“Maine is taking the lead on ocean acidification on the Eastern seaboard. We understand that it is a real threat to our marine environment, jobs and way of life,” said Rep. Mick Devin, D-Newcastle, the House chair of the commission and a marine biologist who sponsored the legislation creating the panel. “The commission brings together talented individuals who will address this threat head-on and find ways to protect our marine resources and economies.”

Maine’s marine shellfisheries employ thousands of harvesters and many related workers. The industry brings hundreds of millions of dollars into Maine’s economy annually, according to the Department of Marine Resources.

Members of the commission include five members of the legislature, three members of state government agencies, and eight members of the public.  The commission is scheduled to meet a minimum of four times and must complete its work by December 5, 2104.  It will report its findings to the Maine Legislature’s Marine Resources Committee and the committee is authorized to report out a bill based upon the commission’s recommendations.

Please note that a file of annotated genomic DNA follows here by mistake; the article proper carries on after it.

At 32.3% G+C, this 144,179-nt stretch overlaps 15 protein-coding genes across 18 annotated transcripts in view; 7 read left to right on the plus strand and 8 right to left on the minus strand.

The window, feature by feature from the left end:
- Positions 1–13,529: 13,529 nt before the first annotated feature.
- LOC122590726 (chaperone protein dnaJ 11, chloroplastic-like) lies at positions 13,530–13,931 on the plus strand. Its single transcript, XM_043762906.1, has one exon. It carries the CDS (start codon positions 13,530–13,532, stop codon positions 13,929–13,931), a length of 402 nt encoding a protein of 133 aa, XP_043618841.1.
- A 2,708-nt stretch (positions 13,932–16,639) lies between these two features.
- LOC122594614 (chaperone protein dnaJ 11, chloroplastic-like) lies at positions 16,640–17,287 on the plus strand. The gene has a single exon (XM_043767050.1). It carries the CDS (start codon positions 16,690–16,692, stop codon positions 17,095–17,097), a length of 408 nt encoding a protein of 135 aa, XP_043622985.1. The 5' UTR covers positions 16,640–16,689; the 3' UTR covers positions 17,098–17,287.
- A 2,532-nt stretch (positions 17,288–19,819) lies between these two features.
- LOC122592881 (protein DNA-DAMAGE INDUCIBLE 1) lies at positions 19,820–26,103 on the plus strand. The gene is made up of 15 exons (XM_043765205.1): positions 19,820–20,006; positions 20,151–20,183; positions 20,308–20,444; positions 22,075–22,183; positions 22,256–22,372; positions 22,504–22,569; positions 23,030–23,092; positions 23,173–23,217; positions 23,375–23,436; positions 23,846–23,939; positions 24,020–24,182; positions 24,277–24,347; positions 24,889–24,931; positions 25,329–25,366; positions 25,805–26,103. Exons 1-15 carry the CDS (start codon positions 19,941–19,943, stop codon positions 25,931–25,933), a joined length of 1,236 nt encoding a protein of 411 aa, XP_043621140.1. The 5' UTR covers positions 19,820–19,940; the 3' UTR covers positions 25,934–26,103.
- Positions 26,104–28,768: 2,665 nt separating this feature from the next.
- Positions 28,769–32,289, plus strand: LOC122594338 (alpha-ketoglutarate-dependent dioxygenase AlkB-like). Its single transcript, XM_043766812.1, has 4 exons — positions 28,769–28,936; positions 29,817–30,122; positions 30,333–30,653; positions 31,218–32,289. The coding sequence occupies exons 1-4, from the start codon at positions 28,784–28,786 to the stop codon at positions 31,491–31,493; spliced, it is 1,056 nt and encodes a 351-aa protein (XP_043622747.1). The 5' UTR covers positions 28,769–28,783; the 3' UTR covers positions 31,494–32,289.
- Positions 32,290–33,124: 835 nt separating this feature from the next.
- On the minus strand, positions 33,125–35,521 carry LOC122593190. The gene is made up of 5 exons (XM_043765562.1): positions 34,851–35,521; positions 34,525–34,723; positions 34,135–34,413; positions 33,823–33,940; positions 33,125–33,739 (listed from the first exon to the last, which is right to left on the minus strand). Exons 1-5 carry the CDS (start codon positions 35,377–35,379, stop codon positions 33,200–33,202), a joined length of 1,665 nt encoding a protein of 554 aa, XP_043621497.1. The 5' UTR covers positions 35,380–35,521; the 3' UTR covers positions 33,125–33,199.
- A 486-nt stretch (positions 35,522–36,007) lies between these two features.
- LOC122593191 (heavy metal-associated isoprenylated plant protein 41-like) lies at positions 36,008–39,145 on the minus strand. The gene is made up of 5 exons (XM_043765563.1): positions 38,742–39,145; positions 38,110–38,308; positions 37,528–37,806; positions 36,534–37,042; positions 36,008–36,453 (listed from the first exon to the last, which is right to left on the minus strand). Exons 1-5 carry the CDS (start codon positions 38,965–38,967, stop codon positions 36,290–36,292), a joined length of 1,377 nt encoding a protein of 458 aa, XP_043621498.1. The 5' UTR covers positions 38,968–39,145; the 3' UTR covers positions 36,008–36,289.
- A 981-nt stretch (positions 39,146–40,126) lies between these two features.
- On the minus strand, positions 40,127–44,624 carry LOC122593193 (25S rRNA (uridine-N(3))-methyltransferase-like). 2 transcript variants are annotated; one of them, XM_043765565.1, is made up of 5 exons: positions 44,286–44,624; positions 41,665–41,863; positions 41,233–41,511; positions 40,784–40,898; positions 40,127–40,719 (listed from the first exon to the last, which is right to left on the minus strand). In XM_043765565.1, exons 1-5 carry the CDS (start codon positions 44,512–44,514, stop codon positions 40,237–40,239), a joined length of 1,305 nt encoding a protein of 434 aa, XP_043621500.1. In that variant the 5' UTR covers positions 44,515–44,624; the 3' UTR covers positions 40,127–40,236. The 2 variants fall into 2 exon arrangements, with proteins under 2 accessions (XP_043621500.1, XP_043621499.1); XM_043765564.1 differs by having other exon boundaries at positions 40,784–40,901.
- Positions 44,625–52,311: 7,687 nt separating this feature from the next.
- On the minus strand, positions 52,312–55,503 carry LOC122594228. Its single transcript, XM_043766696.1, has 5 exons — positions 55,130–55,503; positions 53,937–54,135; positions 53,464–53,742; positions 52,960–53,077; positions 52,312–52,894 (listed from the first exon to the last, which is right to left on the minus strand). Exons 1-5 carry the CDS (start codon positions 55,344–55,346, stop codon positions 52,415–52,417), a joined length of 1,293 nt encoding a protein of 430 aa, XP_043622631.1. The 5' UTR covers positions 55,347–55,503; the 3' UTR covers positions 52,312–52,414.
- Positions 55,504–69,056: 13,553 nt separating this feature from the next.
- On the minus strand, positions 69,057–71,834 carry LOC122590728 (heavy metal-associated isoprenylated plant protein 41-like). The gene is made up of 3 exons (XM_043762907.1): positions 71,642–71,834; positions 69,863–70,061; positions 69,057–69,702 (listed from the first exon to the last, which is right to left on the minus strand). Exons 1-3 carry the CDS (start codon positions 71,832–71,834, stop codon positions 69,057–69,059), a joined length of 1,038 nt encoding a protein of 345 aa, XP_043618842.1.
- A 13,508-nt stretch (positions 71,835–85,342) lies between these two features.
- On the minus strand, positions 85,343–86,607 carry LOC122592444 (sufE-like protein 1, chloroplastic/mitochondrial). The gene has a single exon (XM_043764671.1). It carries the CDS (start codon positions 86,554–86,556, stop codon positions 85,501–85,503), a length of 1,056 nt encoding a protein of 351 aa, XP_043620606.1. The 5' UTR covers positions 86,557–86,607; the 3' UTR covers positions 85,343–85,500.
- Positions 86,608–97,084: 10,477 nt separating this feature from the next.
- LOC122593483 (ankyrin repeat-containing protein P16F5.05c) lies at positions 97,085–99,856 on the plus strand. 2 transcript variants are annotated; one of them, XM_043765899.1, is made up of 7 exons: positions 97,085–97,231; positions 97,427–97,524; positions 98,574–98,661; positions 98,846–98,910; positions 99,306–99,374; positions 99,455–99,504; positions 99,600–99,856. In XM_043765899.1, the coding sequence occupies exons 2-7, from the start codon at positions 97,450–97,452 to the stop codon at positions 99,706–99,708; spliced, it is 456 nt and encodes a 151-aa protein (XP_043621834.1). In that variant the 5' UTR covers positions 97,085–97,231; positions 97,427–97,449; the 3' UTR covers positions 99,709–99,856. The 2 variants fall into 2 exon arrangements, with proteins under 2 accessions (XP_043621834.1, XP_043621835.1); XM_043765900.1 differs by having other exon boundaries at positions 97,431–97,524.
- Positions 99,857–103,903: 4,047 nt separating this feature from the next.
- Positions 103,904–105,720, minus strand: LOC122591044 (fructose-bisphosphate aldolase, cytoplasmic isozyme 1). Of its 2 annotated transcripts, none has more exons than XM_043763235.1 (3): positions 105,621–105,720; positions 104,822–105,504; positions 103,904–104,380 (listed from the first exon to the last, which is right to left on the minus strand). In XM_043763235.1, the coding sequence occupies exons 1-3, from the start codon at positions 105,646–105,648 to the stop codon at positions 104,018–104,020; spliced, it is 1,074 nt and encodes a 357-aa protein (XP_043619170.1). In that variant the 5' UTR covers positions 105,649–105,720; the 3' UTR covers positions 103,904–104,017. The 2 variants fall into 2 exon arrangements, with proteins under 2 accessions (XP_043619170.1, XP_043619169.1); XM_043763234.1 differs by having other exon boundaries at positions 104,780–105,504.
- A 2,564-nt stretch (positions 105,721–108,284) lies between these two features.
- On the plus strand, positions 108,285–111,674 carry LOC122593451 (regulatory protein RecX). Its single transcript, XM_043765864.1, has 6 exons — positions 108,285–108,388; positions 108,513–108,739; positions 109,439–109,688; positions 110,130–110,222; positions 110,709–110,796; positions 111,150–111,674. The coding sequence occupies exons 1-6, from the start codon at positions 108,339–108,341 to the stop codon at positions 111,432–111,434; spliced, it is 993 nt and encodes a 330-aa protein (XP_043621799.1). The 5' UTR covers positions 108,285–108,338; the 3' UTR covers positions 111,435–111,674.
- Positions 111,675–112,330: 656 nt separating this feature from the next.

“Ocean acidification could pose critical problems for the fish and shellfish along our coast, and for the people who depend on them to make a living,” said Senator Chris Johnson, a Democrat from Somerville who will be co-chairing the commission with Rep. Devin. “We need to know what those problems are, and how to limit the impacts of ocean acidification on our environment and our economy.”

According to the Environmental Protection Agency, 70% of carbon pollution is the result of burning fossil fuels for transportation and electricity.  It is estimated that about one third of that carbon pollution is absorbed by the ocean.  Local sources of nitrogen pollution make matters worse.  Run-off from city streets and fertilized lawns, sewage, and stormwater overflows send nitrogen into the ocean, where algae blooms release even more carbon dioxide into the water and mud.